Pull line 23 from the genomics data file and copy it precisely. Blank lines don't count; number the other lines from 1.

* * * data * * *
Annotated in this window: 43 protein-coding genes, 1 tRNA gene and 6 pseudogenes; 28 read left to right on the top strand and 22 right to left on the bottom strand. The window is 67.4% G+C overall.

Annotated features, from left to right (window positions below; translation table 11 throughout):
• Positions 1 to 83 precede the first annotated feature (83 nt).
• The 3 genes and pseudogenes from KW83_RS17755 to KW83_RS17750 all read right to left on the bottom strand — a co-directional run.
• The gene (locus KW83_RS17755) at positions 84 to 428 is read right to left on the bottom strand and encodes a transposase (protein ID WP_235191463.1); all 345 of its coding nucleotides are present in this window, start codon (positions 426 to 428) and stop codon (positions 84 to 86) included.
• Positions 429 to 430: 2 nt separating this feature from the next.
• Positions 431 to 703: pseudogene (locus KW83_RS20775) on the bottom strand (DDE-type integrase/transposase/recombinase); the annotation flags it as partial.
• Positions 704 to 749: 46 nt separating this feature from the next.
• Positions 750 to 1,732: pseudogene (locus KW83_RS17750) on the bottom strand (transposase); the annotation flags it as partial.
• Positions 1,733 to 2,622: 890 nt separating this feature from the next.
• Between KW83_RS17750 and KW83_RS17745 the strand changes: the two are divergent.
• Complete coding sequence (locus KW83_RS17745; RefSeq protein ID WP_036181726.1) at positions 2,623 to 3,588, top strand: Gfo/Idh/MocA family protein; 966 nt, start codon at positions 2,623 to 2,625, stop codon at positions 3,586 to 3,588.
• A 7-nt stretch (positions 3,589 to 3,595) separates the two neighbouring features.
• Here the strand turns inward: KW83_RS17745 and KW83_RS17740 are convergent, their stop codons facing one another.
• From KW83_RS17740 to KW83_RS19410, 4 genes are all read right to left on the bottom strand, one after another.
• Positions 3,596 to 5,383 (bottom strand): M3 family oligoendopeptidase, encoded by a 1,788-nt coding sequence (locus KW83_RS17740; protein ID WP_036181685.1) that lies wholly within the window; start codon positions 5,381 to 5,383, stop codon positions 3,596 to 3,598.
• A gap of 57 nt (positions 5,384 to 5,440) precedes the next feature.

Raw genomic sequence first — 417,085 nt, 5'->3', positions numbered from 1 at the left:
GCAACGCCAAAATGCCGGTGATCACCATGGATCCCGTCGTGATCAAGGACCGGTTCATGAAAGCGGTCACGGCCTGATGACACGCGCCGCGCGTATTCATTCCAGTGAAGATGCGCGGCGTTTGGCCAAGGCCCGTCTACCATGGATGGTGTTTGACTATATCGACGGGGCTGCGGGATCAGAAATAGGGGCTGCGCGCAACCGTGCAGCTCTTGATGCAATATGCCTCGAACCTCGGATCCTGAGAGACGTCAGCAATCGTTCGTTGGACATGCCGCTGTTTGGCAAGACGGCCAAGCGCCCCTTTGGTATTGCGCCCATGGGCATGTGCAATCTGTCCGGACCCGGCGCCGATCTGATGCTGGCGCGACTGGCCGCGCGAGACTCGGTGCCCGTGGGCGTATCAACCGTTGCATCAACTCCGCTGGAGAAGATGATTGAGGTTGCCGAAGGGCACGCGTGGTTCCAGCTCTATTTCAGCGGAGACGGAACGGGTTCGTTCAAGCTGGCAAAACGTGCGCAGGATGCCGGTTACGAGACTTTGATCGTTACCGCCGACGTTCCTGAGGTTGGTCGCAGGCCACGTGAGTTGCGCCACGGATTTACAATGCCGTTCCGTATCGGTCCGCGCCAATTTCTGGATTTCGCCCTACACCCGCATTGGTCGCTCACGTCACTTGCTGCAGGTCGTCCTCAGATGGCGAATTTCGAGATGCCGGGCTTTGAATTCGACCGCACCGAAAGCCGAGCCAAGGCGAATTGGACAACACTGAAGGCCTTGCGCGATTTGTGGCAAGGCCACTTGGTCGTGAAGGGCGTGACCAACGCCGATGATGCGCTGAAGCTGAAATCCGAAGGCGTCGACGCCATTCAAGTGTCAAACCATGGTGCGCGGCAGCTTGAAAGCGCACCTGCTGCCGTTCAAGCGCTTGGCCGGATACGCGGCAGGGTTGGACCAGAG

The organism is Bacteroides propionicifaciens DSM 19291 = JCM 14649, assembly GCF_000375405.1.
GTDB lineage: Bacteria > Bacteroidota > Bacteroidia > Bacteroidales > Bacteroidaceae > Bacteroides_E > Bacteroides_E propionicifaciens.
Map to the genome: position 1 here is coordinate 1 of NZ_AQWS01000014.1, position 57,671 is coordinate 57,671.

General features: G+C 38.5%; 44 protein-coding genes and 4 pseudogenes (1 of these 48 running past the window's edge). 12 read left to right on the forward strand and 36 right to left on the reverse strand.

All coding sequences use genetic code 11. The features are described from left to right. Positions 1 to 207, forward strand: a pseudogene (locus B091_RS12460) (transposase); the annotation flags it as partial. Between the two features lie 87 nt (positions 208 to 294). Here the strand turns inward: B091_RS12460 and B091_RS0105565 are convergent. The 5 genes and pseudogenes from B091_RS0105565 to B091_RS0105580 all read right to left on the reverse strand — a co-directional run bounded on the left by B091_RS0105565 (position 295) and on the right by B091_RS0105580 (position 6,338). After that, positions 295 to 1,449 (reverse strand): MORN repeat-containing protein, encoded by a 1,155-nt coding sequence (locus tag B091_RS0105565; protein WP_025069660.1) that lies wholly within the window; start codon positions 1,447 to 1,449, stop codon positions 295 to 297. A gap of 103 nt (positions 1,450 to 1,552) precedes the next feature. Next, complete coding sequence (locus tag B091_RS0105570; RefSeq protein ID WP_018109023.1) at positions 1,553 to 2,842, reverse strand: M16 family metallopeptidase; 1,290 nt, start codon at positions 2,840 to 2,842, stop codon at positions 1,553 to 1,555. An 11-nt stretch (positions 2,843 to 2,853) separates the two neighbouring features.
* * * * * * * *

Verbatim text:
General features: G+C 38.5%; 44 protein-coding genes and 4 pseudogenes (1 of these 48 running past the window's edge). 12 read left to right on the forward strand and 36 right to left on the reverse strand.